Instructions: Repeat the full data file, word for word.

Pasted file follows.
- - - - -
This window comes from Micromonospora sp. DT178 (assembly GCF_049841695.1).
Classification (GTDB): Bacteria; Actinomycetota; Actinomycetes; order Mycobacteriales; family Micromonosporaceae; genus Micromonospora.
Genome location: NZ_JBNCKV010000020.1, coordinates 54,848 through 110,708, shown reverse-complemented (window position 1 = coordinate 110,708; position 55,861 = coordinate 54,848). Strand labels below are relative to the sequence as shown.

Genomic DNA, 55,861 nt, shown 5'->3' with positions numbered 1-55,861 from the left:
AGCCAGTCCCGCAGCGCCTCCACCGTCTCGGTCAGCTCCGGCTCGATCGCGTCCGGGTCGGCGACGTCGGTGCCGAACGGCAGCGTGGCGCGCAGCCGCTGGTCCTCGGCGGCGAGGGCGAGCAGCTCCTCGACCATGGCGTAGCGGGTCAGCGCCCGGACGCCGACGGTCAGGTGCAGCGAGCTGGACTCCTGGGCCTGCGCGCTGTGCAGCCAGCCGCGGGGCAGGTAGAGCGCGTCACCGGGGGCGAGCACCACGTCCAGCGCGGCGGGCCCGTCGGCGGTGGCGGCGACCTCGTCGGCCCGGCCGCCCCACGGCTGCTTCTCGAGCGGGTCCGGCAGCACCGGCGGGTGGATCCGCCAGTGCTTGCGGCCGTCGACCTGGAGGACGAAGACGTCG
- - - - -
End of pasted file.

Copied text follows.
This window comes from Micromonospora sp. DT178 (assembly GCF_049841695.1).
Classification (GTDB): Bacteria; Actinomycetota; Actinomycetes; order Mycobacteriales; family Micromonosporaceae; genus Micromonospora.
Genome location: NZ_JBNCKV010000020.1, coordinates 54,848 through 110,708, shown reverse-complemented (window position 1 = coordinate 110,708; position 55,861 = coordinate 54,848). Strand labels below are relative to the sequence as shown.

Genomic DNA, 55,861 nt, shown 5'->3' with positions numbered 1-55,861 from the left:
AGCCAGTCCCGCAGCGCCTCCACCGTCTCGGTCAGCTCCGGCTCGATCGCGTCCGGGTCGGCGACGTCGGTGCCGAACGGCAGCGTGGCGCGCAGCCGCTGGTCCTCGGCGGCGAGGGCGAGCAGCTCCTCGACCATGGCGTAGCGGGTCAGCGCCCGGACGCCGACGGTCAGGTGCAGCGAGCTGGACTCCTGGGCCTGCGCGCTGTGCAGCCAGCCGCGGGGCAGGTAGAGCGCGTCACCGGGGGCGAGCACCACGTCCAGCGCGGCGGGCCCGTCGGCGGTGGCGGCGACCTCGTCGGCCCGGCCGCCCCACGGCTGCTTCTCGAGCGGGTCCGGCAGCACCGGCGGGTGGATCCGCCAGTGCTTGCGGCCGTCGACCTGGAGGACGAAGACGTCG